Boy, CD Baby has come a long way. Once an upstart outfit whose vaguely sketchy, disreputable-feeling web site put your Podthinker off more than one purchase, they’ve become the hep place to be for emerging and/or unsigned musicians with product to move. They’re so legitimate that they even produce a bunch of podcasts, the first of which, the CD Baby DIY Musician Podcast [iTunes] [XML], provides genuinely useful information to all the internet’s up-and-coming singers, strummers, rappers, key-pressers, hitter-of-resonant-objects-with-sticks, etc.
From the sound of it, they need all the useful information they can get. It’s well-known how steep a hill independent musicians face. Assuming they’ve got the chops, they then need, in no particular order, access to solid recording gear, a decent engineer, media contacts, a compelling story, a modicum of professionalism, a road budget, venues to play, an open mind, some sort of lawyer, filled-out copyright paperwork, healthy fan relations, a strong grasp of social media, management, willingness to play weddings, a sharp mastering ear, a capacity to hold their liquor and enough money to cover taxes. (Also, the ability to podcast doesn’t hurt.) If that list is as tiring to read as it was to write, think about how rough it must be to attain.
Fortunately, the CD Baby crew covers these (exact) subjects and others, clearly and conversationally, one at a time. Sometimes they do this in interviews with relevant music-industry figures, and sometimes they do this in roundtable discussions amongst themselves. For the former, they chat with folks like mid-level venue booker Alicia Rose [MP3], Max Fun favorite and success-by-Internet Jonathan Coulton [MP3], veteran publicist Alex Steininger [MP3], Hall counterpart John Oates [MP3] and rocka-ternt-indie-kids’-sanga Dan Zanes [MP3]. For the latter, they take on news, rumor, personal goings-on and such musician-affecting topics as potential concert mishaps [MP3], Twitter [MP3] and what, exactly, a “360 record deal” is [MP3].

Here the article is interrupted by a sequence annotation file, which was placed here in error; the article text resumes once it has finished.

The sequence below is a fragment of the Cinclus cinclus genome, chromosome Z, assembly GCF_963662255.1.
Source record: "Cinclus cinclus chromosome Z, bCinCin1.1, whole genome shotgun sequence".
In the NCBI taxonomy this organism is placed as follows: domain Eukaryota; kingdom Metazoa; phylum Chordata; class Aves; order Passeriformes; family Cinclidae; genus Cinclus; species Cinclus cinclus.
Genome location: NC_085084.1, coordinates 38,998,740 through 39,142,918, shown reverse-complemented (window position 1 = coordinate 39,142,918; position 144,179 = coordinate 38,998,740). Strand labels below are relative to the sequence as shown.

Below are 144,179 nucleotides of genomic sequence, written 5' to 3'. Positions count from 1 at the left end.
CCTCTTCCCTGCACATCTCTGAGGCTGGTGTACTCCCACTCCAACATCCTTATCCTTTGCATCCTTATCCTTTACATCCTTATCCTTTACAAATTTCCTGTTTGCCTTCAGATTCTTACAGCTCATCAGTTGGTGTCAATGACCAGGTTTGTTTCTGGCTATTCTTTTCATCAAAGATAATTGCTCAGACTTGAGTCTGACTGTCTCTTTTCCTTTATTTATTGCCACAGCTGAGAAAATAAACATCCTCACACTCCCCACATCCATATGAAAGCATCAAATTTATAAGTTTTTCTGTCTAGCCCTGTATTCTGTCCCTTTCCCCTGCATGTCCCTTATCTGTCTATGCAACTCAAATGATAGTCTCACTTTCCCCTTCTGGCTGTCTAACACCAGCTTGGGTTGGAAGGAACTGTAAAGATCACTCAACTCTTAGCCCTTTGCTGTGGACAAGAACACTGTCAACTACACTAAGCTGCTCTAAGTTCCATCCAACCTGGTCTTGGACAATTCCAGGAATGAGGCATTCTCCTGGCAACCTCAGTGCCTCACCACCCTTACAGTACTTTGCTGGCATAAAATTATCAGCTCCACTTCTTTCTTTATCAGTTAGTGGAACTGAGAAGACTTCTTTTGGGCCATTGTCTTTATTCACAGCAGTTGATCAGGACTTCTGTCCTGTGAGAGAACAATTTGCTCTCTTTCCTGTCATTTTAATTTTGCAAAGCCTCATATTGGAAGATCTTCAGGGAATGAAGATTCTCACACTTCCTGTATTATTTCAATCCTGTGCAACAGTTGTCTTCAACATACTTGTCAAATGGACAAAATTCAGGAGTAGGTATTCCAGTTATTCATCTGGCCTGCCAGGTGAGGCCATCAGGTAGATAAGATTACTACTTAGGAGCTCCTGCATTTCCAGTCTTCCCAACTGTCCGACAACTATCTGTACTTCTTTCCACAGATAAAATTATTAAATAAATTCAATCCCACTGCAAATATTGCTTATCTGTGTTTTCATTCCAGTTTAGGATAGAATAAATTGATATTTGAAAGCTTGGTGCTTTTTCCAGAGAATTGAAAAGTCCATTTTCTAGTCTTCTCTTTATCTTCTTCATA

Quibbles about increasingly busy, garish production aside, the podcast deserves accolades for the sheer applicability of the facts and recommendations it provides. The advice given by guests and hosts alike is always understandable, reasonable and, most importantly, actable-on; nothing they tell the listening musician to do lies too far outside their reach. Some of the commentators seem to believe they’re providing the cold, bracing splash of reality that these poor, naïve bands and solo artists so badly need, and maybe they are, but nothing said on the program strikes your Podthinker as especially harsh. Making oneself into a successful musician seems, at bottom, no different than founding and operating any sort of business venture: you do your branding, your product development, your advertising, your sales, your distribution, your networking.
But maybe indie musicians don’t want to hear that. Your Podthinker, who only sits on the periphery of the DJing and ambient worlds himself, isn’t quite sure. After listening to a few dozen episodes of the DIY Musician Podcast, he certainly feels relieved not to have to slug it out in the teeming arena of the struggling singer-songwriter, but nothing he heard was applicable only to said troubadorial combatants. It’s advice for the working musician, sure, but anyone doing any type of creative work can and should take the lessons to heart.
Format: music-biz interviews and roundtables
Running since: May 2007
Frequency: semi-erratic weekly
Archive available on iTunes: all
[Questions, comments, ideas, suggestions or threats for Podthinker Colin Marshall? colinjmarshall at gmail.]